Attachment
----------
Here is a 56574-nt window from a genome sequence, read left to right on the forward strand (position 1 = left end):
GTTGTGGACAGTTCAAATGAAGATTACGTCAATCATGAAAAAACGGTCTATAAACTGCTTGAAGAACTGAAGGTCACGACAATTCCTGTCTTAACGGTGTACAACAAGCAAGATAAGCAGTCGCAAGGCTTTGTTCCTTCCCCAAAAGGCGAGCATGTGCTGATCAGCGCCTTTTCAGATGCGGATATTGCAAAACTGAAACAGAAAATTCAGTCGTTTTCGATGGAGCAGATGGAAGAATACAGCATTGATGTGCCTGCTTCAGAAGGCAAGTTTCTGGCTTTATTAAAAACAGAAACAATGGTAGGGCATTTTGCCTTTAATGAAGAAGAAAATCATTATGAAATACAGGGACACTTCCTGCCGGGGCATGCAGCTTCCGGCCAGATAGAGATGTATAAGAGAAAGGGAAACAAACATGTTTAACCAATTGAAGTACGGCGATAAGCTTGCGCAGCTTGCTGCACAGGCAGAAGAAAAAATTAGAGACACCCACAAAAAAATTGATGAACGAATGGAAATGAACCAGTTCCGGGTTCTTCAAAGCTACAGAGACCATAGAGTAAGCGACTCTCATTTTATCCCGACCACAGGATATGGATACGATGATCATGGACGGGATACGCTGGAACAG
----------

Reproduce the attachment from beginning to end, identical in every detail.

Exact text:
Here is a 56574-nt window from a genome sequence, read left to right on the forward strand (position 1 = left end):
GTTGTGGACAGTTCAAATGAAGATTACGTCAATCATGAAAAAACGGTCTATAAACTGCTTGAAGAACTGAAGGTCACGACAATTCCTGTCTTAACGGTGTACAACAAGCAAGATAAGCAGTCGCAAGGCTTTGTTCCTTCCCCAAAAGGCGAGCATGTGCTGATCAGCGCCTTTTCAGATGCGGATATTGCAAAACTGAAACAGAAAATTCAGTCGTTTTCGATGGAGCAGATGGAAGAATACAGCATTGATGTGCCTGCTTCAGAAGGCAAGTTTCTGGCTTTATTAAAAACAGAAACAATGGTAGGGCATTTTGCCTTTAATGAAGAAGAAAATCATTATGAAATACAGGGACACTTCCTGCCGGGGCATGCAGCTTCCGGCCAGATAGAGATGTATAAGAGAAAGGGAAACAAACATGTTTAACCAATTGAAGTACGGCGATAAGCTTGCGCAGCTTGCTGCACAGGCAGAAGAAAAAATTAGAGACACCCACAAAAAAATTGATGAACGAATGGAAATGAACCAGTTCCGGGTTCTTCAAAGCTACAGAGACCATAGAGTAAGCGACTCTCATTTTATCCCGACCACAGGATATGGATACGATGATCATGGACGGGATACGCTGGAACAG